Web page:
The Lord manifests as fire at Tiruvannamalai. Called Arunachalanatha, His consort here is Apitakuchamba. The song in sAranga, aruNAcalanAtham, mentions Her in the pallavi. Simply thinking of Arunachala is said to grant salvation and Dikshitar states this in the opening line of the anupallavi as smaraNAt kaivalya prada. Taking fire as the theme, he says the Lord is like many suns at dawn. The charanam says that He is the ancient effulgent Shiva Linga. It has been scientifically proven that the rock of Arunachala is one of the oldest on earth and has a fiery origin, either a volcanic eruption or a meteor strike. The Linga itself is unusual for it is grey in colour bringing to mind a stone of volcanic origin. Dikshitar states that the Lord bears a Saranga (deer) in His hand, thereby bringing in the raga mudra. The madhyamakAla charanam begins with viprOttama viShEshAntarangam, bringing to mind the special grace shown to Gnanasambanda at this shrine. The last line once again brings in the fire motif – the Lord’s effulgence puts the sun, the moon and fire to shame. sAranga is a synonym for camphor, an easily flammable substance.

 

jambUpatE in raga Yamuna (also the name of a river) is on Shiva as water, in which form He is worshipped at Tiruvanaikka near Trichy. The sanctum of Shiva always has water from the Kaveri seeping in and in the rainy season it floods the shrine. This is a song steeped in fluid symbolism. The pallavi asks the Lord to give the nectar of bliss. The anupallavi states that He is worshipped by Brahma who is seated on the lotus which is born in water and that He quenches the fires (sorrows) of the heart. Then it states that He is the Lord of the rivers Sindhu, Ganga, Kaveri, Yamuna (also the raga mudra) and Goddess Akhilandeshwari who has a throat like a conch (which is of water origin). The charanam refers to the sthala puranam and says that the Lord here is the water Linga worshipped by the daughter of the mountains and residing at sAmajATavi (the forest of elephants).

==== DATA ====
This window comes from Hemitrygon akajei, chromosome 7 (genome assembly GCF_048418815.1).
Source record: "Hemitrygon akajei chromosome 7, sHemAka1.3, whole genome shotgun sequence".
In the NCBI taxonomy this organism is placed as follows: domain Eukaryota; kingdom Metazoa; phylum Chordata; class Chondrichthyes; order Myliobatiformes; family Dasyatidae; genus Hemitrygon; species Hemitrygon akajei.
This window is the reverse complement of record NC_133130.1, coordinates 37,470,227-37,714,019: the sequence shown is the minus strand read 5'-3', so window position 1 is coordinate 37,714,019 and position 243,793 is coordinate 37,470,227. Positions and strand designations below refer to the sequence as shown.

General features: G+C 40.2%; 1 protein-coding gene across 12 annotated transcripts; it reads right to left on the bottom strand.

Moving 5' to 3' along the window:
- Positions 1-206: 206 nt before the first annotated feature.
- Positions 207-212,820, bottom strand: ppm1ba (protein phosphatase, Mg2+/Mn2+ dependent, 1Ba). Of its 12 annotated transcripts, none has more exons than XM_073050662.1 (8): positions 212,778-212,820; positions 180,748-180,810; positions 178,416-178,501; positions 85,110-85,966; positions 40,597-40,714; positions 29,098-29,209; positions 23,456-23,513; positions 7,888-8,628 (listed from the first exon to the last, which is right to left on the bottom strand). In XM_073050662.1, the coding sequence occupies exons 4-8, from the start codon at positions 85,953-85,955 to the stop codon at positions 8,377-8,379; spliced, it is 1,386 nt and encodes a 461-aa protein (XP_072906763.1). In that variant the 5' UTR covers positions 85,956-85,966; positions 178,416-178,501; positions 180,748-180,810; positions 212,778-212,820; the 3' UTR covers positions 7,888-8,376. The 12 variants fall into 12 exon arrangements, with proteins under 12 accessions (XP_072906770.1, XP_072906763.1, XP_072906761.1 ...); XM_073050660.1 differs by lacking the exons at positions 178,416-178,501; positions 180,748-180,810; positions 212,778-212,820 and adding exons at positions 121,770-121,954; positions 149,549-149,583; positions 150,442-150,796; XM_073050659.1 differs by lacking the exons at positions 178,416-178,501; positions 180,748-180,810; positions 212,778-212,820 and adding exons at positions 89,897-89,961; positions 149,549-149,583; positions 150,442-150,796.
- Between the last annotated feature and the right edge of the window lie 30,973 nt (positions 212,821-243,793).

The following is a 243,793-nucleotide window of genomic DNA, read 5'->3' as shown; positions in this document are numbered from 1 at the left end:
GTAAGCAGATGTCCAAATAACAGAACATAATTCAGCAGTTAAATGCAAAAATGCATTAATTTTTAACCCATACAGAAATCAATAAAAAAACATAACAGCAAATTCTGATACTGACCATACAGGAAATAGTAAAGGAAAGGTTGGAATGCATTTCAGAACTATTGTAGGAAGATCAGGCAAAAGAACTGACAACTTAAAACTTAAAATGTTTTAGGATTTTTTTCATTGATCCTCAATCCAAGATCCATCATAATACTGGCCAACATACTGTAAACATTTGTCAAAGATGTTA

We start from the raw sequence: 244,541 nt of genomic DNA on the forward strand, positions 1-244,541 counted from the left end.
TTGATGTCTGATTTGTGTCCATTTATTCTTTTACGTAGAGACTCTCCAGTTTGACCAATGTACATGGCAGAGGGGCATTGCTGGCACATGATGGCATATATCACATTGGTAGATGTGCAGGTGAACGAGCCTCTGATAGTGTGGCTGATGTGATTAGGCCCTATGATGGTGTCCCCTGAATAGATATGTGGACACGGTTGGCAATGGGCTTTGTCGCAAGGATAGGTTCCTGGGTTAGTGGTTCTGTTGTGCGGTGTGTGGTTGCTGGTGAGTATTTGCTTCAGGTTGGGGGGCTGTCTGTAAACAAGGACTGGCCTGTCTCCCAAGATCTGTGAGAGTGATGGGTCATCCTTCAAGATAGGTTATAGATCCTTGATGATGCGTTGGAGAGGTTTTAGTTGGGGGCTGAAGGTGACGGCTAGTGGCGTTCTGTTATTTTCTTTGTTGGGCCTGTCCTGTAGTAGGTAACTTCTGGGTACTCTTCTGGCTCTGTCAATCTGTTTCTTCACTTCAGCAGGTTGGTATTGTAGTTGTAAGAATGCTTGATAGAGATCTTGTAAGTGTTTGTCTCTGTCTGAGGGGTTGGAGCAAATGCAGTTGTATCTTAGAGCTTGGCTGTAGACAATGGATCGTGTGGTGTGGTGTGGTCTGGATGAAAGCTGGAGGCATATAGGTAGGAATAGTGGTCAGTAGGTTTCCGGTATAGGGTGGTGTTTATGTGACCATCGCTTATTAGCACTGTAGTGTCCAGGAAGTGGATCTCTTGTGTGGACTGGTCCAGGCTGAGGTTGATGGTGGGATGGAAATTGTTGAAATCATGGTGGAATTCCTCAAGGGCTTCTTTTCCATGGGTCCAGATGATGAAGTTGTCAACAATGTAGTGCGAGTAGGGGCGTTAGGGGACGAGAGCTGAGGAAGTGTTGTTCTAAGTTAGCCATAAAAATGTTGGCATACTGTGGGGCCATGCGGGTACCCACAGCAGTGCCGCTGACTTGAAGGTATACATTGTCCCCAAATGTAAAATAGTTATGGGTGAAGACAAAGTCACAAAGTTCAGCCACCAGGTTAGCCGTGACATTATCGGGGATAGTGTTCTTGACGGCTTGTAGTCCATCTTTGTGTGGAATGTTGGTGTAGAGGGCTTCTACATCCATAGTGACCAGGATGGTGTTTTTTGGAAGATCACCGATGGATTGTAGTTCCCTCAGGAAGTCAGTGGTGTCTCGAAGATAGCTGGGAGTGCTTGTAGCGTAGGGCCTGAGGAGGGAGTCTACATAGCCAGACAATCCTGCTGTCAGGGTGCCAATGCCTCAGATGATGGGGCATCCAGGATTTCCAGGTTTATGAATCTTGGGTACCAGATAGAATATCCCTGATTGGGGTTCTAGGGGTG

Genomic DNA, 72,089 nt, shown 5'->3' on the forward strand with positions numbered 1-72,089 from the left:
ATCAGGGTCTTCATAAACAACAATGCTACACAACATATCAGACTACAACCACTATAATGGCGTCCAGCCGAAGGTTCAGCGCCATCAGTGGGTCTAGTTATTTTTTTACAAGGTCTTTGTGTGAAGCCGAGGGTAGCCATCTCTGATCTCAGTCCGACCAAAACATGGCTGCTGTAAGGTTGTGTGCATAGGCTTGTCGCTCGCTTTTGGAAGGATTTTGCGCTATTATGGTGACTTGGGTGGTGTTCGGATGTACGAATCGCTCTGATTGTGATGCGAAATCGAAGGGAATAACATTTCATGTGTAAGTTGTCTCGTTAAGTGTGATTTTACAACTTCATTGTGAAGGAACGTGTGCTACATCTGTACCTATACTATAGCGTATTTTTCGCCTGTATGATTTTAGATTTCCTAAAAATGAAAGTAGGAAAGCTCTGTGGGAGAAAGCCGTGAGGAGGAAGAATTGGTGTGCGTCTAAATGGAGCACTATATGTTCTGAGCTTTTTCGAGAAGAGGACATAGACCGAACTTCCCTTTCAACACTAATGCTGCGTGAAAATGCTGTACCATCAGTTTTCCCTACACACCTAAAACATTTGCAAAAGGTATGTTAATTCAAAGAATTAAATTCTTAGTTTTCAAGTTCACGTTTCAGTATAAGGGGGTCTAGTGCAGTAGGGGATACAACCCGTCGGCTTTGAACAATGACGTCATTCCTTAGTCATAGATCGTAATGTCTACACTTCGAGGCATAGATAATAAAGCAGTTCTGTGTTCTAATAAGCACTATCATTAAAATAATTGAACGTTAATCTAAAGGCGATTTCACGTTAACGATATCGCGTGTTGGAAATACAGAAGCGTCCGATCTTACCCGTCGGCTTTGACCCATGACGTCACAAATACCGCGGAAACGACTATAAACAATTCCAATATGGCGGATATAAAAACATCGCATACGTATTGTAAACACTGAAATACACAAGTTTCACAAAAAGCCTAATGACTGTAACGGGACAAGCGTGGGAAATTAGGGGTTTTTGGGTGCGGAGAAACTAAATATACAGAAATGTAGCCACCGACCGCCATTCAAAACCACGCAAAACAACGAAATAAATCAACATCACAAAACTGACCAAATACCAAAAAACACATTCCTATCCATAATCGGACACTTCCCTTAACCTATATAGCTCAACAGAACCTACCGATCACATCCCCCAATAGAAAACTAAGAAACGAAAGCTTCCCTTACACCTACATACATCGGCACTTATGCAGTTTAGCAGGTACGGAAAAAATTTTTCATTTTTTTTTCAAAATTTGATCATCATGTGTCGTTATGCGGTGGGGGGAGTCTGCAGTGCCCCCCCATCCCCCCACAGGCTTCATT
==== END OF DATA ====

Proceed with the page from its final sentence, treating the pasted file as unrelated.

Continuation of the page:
Shiva in the form of earth is worshipped in Kanchipuram. Here he is Ekamranatha, residing at the root of a mango tree. He is hence also referred to as mAmUlanAtha. Dikshitar refers to this in cintaya mAkanda mUla kandam. A panel depicting Shiva as Somaskanda (Shiva with Uma and Skanda) is below this mango tree and hence the second line of the song propitiates Somaskanda. The anupallavi states that Shiva’s feet provide empires, an indirect allusion to the Pallava Empire that flourished from here. An empire is also an earthly possession. In the charanam, there are allusions to the God of Love and the God of Death (Shiva excels Madana in beauty and quelled Yama) both important personages for humans. The last lines speak of the deity as Bhairavi prasanga (embraced by Parvati). This brings in the raga mudra and also refers to the purana here where Parvati worshipped Shiva in the form of a sand linga. To test her devotion, Shiva sent a flood through the river Kampa which threatened the linga. Parvati in her anxiety embraced it and Shiva was pleased. This song mentions no consort for there is no shrine for Her in the temple. All the Shiva temples of Kanchipuram have no shrine for Devi and the only Devi shrine is that of Kamakshi.

 

Dikshitar’s Pancha Bhuta Kritis are fascinating musically and otherwise.